Patrick Ruthven, 3rd Lord Ruthven

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Patrick Ruthven, 3rd Lord Ruthven (c. 1520 – June 13, 1566), played an important part in the political intrigues of the 16th century. He succeeded to the lordship in December 1552. The Ruthven lordship encompassed the offices of Provost and Constable of Perth, and Sheriff of Strathearn.

Life[edit]

Quest for wealth and advancement[edit]

During the war of the Rough Wooing, Patrick wanted to profit by delivering Perth to the English. His father was Provost of the town, and Patrick offered it to Sir Andrew Dudley, a brother of the Duke of Northumberland, who occupied Broughty Castle.[1] After this war with England was concluded, in March 1551 he was in Paris and wrote to Mary of Guise asking for money she had promised him. Patrick also asked for political preferment;

"I haif evir bene and salbe at your grace' commandment. Fordir, pleis your grace, I think I have bene ane futtman lang aneuch, bot quhene it pless your grace ye will mak me ane hors man amangis utheris, ... I shall jeopard my lyfe in your service farder nor thame that giffis yow fairer wordis and gettis mair of your geir."[2]

Religious and political stance[edit]

However, as a strong Protestant and a supporter of the Lords of the Congregation, he signed the Treaty of Berwick in 1560, and sent his son Archibald as a hostage to England and Westminster School.[3] Ruthven wrote to William Cecil from Huntingtower Castle reminding him of their previous meetings in England during the time of Edward VI, and approving of Cecil's, "forth-setting of the union of these realms in greater amity than in times bypast has been."[4] In conference with Mary of Guise on 12 May 1560, at Edinburgh Castle, Ruthven was more unyielding on all points than any of the other representatives of the Congregation.[5]

Political office and other involvements[edit]

Thomas Randolph reported in June 1563 that he had joined Mary's privy council at the instance of William Maitland of Lethington, although the queen personally could not abide him.[6] Later, he supported Mary's marriage with Henry Stuart, Lord Darnley, and was the leader of the band which murdered David Rizzio. This event was followed by his flight into England where he died.[7]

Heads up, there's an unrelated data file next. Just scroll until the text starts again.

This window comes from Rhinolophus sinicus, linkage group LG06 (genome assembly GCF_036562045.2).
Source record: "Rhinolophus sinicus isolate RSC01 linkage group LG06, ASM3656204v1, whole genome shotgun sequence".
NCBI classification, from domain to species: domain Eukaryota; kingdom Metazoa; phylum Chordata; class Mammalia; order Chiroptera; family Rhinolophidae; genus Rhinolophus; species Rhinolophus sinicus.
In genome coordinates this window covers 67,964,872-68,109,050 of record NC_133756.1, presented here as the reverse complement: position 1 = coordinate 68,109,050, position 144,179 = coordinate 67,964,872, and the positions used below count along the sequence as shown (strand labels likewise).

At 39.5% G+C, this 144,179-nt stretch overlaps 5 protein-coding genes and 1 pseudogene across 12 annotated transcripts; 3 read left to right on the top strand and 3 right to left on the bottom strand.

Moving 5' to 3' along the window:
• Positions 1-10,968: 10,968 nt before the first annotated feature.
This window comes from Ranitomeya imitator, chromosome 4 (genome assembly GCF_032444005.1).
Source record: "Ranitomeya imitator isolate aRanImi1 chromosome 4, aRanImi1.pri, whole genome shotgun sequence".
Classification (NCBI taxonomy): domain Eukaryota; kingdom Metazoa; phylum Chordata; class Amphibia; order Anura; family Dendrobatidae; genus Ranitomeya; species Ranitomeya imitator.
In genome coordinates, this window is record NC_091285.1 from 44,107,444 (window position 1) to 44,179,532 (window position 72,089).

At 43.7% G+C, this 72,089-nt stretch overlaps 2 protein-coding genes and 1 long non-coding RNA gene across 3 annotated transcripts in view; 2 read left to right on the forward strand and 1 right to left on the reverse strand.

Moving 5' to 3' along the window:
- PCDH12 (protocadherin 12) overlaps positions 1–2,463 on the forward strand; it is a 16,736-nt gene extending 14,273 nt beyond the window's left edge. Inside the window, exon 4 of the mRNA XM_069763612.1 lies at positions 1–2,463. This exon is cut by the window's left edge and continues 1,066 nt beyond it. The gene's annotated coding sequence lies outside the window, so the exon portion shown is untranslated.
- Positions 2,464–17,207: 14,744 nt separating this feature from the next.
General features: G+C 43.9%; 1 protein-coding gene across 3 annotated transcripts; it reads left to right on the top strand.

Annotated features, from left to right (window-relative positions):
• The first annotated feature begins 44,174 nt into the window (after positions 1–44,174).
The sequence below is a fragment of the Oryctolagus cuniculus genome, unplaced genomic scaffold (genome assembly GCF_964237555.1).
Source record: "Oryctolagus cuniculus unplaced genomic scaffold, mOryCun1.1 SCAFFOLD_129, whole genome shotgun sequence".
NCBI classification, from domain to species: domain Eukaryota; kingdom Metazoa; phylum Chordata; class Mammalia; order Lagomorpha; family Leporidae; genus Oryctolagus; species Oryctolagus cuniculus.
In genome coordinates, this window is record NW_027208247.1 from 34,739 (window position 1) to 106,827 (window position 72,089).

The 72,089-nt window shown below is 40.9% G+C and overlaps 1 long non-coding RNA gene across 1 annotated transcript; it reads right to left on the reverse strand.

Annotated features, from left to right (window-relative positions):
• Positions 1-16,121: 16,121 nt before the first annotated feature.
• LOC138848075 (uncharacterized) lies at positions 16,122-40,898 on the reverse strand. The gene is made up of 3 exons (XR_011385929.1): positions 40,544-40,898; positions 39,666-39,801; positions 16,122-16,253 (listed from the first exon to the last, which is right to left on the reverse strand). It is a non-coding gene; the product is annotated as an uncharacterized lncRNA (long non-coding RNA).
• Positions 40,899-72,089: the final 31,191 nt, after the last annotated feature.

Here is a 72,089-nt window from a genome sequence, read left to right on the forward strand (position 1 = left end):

On 2 April 1566, Ruthven and Morton sent their testimony on Riccio's murder to Queen Elizabeth, declaring they had acted the best for Darnley, Mary, state and religion.[8]

Family[edit]

Patrick married first Janet Douglas (d. around 1552), illegitimate daughter of Archibald Douglas, 6th Earl of Angus, and had several children. Secondly, he married Janet Stewart, daughter of John Stewart, 2nd Earl of Atholl and widow of Henry Stewart, 1st Lord Methven. Patrick's two eldest children married their stepmother Janet Stewart's children; daughter Jean Ruthven married Henry Stewart, 2nd Lord Methven, and the heir, William Ruthven, 1st Earl of Gowrie, married Dorothea Stewart.[9]

References[edit]

  1. ^ Calendar State Papers Scotland, vol 1 (1898), 50, 92.
  2. ^ Scottish Correspondence of Mary of Lorraine, SHS (1927), 347.
  3. ^ Calendar State Papers Scotland, vol. 1 (1898), 344-5.
  4. ^ Calendar State Papers Scotland, vol. 1 (1898), 323, 6 March 1560.
  5. ^ Dickinson, Gladys, ed., Two Missions of de la Brosse, SHS (1942), 154-155, "en toute choses plus oppiniastre que alcun des aultres."
  6. ^ Calendar State Papers Scotland, vol. 2 (1900), 11.
  7. ^ CSP Scotland, vol. 2 (1900), 269, 278
  8. ^ CSP Scotland, vol. 2 (1900), 270-272, 274, citing British Library Harley Ms 289 fol. 96.
  9. ^ Scottish Correspondence of Mary of Lorraine, SHS (1927), 444 note.

External links[edit]

Attribution

Public Domain This article incorporates text from a publication now in the public domainChisholm, Hugh, ed. (1911). Encyclopædia Britannica (11th ed.). Cambridge University Press. 

Preceded by
William Ruthven
Lord Ruthven
1558–1566
Succeeded by
William Ruthven